timeit.timeit('dictionary = {"karga": 1, "darga": 2}; dictionary["aaa"] = 123123; dictionary["asd"] = 233;')
>> 0.20782899856567383

However, if you'd like to add, for example, thousands of new key-value pairs, you should consider using the update() method.


It has a update method which you can use like this:

dict.update({"key" : "value"})


So many answers and still everybody forgot about the strangely named, oddly behaved, and yet still handy dict.setdefault()

This

value = my_dict.setdefault(key, default)

basically just does this:

try:
    value = my_dict[key]
except KeyError: # key not found
    value = my_dict[key] = default

e.g.

>>> mydict = {'a':1, 'b':2, 'c':3}
>>> mydict.setdefault('d', 4)
4 # returns new value at mydict['d']
>>> print(mydict)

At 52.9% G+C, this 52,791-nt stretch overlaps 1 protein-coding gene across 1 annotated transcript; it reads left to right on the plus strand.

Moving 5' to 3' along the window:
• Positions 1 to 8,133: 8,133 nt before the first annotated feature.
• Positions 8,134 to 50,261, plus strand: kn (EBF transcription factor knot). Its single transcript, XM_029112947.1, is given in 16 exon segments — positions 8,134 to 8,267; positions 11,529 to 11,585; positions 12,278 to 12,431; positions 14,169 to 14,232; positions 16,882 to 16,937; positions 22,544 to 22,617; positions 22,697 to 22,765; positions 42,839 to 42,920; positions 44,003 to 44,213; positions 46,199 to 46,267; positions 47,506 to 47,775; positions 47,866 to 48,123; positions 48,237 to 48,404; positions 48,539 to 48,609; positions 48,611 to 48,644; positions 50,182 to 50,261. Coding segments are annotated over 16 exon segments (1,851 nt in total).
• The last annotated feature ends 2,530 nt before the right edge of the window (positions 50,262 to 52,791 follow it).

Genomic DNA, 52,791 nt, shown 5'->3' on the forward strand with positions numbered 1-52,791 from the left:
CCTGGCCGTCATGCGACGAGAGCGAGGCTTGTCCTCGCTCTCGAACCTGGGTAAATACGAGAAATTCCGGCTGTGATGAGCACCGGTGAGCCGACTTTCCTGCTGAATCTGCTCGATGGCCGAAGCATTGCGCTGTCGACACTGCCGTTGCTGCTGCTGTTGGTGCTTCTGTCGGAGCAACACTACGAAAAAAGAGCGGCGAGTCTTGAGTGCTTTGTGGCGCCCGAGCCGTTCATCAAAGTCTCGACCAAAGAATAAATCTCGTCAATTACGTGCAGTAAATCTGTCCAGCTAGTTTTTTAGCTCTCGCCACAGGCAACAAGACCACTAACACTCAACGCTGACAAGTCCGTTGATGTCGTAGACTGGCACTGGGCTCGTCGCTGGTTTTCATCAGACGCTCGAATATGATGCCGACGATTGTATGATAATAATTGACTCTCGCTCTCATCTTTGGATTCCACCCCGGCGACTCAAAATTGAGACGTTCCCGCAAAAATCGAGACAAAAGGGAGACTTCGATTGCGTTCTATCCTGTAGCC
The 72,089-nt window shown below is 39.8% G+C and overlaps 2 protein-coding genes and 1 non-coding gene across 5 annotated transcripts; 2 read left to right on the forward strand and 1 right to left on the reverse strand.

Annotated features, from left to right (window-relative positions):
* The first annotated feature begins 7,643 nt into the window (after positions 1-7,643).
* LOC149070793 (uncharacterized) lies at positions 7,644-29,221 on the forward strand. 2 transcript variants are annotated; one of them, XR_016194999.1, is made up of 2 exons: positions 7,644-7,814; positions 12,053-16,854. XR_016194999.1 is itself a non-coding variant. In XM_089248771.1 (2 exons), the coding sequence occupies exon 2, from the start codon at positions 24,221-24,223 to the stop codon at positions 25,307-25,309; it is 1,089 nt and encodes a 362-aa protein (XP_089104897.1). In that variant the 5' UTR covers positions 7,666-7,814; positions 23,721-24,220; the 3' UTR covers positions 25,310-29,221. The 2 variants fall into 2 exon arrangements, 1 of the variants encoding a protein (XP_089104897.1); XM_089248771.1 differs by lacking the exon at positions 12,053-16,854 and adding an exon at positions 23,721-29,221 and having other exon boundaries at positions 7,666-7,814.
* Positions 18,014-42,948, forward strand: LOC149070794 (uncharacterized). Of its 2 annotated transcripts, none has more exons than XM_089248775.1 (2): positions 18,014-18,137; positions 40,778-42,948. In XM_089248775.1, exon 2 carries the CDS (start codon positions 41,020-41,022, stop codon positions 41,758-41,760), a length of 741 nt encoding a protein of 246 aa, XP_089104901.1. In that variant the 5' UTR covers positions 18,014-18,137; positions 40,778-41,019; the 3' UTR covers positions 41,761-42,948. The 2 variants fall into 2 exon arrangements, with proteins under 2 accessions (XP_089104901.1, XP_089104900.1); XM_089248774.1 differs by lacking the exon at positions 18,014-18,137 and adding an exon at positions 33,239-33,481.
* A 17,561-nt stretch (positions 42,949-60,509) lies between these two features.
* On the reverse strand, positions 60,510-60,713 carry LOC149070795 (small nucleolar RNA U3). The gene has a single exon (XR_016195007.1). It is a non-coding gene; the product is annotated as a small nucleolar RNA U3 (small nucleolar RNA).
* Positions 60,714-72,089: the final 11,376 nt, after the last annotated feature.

{'a':1, 'b':2, 'c':3, 'd':4} # a new key/value pair was indeed added
# but see what happens when trying it on an existing key...
>>> mydict.setdefault('a', 111)
1 # old value was returned
>>> print(mydict)
{'a':1, 'b':2, 'c':3, 'd':4} # existing key was ignored


Use the subscript assignment operator:

d['x'] = "value"

Don't forget that Python's key can by anything hashable which means bool, int, string even a tuple or any objects hashable.


Yeah, it's pretty easy. Just do the following:

dict["key"] = "value"

you can create one

class myDict(dict):

    def __init__(self):
        self = dict()

    def add(self, key, value):
        self[key] = value

## example

myd = myDict()
myd.add('apples',6)
myd.add('bananas',3)
print(myd)

gives

>>> 
{'apples': 6, 'bananas': 3}

>>> d = {'key':'value'}
>>> print(d)
{'key': 'value'}
>>> d['mynewkey'] = 'mynewvalue'
>>> print(d)
{'mynewkey': 'mynewvalue', 'key': 'value'}

data = {}
data['a'] = 'A'
data['b'] = 'B'

for key, value in data.iteritems():
    print "%s-%s" % (key, value)

results in

a-A
b-B

dictionary[key] = value




dictionary